Authors: Clara M., Dana
Position: Close to Vigo
Geographical Position: 42°41.4N , 009°39.2E
Etmal: 126 NM (total distance: 1312NM)
Before I came here I always wondered how much the weather at sea can change in less than 24 hours…
Well, this time it went from four meter high waves, a wind speed of more than 20 knots and a wind direction that made the ship lean that much to the side that you could hardly stand for longer than a minute, to almost no wind, a warm sun and water as flat as a mirror.
Even though there was hardly any wind, we still set some sails for training purposes and climbed the mast. This time some lucky ones were allowed to climb up to the Royal!
„Standing up there and only seeing the ocean and our wonderful Pelican was amazing, the coolest part was when an entire school of dolphins showed up!“Dana
Since yesterday we have also been able to get our training books signed off for the basic knowledge about sailing and our day-to-day-life by the professional crew. The tasks are about things we’ve learned so far, such as helming, lookout and knots.
As soon as we have completed all three levels, we have taken a big step on the way of becoming sea farers.
We also used the good weather in the afternoon to finally do the first tests with the high professional CTD probe that has been sponsored to us by Daowan and Watertools.
The CTD probe measures and collects different data, but has only been used on still standing vessels so far, so we are the first people ever to be crazy enough to do it from a moving ship, which is why we came up with a plan: We attached the sounder to a buoy and the ridiculously long rope´ and let it into the water.
We received plenty of measurements on temperature, conductivity, pressure, salinity, density and sound velocity.
This data will be put on a website and can be used by universities and individuals, mostly scientists. We are going to take many more measurements throughout the journey and hope to do a lot of research with the data, which will hopefully help marine scientists and make an interesting science pathway topic for us at sea!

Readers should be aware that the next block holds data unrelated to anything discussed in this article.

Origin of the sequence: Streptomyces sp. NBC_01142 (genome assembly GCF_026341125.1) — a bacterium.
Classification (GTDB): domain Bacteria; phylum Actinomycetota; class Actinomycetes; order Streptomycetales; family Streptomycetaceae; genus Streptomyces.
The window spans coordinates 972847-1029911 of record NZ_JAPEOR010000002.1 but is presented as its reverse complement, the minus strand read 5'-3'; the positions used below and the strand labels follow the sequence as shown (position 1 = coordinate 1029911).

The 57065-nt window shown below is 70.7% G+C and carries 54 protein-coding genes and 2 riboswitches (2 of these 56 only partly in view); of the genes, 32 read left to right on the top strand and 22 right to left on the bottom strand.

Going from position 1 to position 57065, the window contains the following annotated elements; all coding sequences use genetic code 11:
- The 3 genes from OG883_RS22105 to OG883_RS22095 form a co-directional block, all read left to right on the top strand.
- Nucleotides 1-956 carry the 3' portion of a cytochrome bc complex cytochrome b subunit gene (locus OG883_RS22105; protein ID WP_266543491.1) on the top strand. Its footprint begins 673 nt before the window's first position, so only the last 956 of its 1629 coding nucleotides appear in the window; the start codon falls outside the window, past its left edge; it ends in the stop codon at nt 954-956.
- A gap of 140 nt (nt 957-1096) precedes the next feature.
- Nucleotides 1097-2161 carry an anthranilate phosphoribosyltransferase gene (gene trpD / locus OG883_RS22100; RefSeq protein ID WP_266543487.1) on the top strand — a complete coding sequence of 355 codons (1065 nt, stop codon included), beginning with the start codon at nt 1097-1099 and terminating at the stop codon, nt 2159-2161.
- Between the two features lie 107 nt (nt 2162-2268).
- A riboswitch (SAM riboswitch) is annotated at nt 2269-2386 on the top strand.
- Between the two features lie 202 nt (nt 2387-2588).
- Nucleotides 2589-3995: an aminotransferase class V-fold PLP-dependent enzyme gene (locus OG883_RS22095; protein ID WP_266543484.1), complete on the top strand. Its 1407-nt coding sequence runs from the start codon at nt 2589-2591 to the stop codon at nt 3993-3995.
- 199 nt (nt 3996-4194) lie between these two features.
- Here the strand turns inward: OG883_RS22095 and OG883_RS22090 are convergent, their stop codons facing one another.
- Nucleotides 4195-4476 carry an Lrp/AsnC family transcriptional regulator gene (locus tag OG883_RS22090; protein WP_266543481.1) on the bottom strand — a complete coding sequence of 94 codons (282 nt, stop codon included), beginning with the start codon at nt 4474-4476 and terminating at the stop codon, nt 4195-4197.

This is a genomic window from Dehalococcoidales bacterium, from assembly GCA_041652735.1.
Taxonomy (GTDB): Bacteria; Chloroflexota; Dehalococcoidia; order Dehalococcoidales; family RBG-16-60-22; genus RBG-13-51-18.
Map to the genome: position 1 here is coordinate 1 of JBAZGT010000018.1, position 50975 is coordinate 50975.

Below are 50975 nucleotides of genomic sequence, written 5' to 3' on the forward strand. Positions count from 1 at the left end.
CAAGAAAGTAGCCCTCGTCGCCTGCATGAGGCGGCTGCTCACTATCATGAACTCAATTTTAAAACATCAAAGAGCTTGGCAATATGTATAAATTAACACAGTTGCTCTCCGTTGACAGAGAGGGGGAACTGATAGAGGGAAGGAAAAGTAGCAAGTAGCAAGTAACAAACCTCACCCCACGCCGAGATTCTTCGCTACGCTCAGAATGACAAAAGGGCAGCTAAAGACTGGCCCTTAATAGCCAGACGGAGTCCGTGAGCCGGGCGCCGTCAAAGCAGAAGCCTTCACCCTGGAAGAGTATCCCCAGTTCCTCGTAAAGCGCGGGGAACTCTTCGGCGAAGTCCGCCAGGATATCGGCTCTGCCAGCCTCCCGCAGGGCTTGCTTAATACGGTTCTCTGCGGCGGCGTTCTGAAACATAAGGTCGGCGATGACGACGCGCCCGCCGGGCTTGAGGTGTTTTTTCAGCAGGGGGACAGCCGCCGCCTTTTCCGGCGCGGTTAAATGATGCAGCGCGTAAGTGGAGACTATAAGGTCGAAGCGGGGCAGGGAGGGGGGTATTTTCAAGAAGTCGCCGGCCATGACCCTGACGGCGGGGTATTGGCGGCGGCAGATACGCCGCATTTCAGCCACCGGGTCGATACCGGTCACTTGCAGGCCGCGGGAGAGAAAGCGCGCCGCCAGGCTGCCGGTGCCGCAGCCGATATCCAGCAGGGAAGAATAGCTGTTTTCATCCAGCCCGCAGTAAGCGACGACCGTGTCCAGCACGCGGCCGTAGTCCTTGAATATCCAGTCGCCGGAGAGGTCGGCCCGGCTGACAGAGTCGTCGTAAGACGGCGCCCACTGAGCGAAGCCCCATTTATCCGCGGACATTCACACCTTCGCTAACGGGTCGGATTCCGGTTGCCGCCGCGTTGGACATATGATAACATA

Note from Ocean College: A CTD probe is a standard instrument used by oceanographers to measure Conductivity, Temperature and Depth (derived from hydrostatic pressure), leading to the possibility to calculate additional environmental data like salinity, density and sound velocity. Thus this instrument delivers the fundamental water body properties over a depth profile in high resolution and accuracy needed in marine sciences to rate the conditions inside the water column. Knowledge obtained from CTD devices can provide a more detailed understanding of the ocean water’s characteristic through the entire water column, which is crucial for understanding the physics involved. The physics in turn allow biologists to understand why the biology is present or not present at different depths and why the chemical makeup of the water changes over depth. The CTD is the key to understanding the physics, chemistry, and biology of the water column.